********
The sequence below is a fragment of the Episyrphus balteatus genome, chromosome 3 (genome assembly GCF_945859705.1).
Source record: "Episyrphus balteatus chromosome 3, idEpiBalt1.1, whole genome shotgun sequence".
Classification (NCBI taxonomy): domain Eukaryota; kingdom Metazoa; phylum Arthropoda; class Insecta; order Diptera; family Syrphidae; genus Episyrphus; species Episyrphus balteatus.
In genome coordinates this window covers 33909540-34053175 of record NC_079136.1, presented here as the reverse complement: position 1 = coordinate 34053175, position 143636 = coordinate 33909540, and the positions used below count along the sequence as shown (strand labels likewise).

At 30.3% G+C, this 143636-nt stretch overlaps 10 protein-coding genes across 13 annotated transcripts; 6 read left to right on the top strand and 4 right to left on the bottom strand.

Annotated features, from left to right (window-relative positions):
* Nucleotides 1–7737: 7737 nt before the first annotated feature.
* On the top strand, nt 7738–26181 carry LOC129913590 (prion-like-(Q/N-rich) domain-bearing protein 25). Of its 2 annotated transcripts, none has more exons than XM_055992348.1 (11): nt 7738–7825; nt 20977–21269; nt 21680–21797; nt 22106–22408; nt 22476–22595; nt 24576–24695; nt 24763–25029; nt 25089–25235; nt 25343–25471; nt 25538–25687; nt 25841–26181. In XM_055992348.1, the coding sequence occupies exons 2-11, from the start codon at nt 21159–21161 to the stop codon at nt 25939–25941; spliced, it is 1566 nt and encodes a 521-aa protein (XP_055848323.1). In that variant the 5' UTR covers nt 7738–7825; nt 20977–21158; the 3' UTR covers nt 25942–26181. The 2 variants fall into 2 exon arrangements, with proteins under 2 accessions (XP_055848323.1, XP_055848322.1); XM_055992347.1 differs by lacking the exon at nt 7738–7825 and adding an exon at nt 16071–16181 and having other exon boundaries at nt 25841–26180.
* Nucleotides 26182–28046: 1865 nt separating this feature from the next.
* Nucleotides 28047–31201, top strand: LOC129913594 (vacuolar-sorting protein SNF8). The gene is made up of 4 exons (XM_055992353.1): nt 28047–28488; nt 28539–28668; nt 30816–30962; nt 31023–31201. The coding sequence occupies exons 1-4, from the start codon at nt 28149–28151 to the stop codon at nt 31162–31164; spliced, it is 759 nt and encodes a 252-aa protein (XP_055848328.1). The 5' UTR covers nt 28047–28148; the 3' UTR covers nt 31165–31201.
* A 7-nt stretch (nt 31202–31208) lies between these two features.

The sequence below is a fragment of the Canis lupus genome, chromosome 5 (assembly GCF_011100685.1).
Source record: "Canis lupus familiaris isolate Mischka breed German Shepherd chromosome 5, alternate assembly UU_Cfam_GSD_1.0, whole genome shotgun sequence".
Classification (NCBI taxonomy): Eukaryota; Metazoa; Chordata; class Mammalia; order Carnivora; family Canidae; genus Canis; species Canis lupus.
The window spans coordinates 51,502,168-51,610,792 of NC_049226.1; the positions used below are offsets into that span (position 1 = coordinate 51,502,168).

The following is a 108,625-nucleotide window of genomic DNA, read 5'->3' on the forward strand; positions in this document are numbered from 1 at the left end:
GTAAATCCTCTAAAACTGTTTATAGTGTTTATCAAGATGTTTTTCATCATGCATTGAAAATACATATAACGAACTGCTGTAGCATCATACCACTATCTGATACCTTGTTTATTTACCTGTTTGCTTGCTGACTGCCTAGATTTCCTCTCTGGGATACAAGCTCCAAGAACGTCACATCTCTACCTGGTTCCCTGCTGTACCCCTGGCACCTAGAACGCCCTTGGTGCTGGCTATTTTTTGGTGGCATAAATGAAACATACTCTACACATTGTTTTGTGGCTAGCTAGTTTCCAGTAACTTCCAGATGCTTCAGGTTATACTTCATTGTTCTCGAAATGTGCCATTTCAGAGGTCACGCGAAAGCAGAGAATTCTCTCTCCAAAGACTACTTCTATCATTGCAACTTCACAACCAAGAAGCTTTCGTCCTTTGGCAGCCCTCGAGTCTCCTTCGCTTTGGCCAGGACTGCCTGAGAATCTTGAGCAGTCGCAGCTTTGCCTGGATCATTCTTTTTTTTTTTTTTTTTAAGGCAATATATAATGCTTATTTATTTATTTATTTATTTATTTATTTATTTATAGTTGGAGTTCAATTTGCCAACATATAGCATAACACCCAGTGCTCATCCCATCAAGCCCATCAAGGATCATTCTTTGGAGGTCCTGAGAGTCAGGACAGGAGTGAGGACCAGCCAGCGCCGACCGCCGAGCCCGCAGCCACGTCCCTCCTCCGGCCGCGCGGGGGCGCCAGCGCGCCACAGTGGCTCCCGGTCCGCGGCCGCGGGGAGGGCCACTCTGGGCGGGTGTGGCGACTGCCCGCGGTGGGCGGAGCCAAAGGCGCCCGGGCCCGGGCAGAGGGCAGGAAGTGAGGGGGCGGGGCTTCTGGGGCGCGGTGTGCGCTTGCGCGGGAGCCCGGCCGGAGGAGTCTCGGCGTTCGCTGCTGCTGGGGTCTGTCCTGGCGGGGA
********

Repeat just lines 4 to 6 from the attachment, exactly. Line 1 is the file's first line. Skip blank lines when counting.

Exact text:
In genome coordinates this window covers 33909540-34053175 of record NC_079136.1, presented here as the reverse complement: position 1 = coordinate 34053175, position 143636 = coordinate 33909540, and the positions used below count along the sequence as shown (strand labels likewise).

At 30.3% G+C, this 143636-nt stretch overlaps 10 protein-coding genes across 13 annotated transcripts; 6 read left to right on the top strand and 4 right to left on the bottom strand.

Annotated features, from left to right (window-relative positions):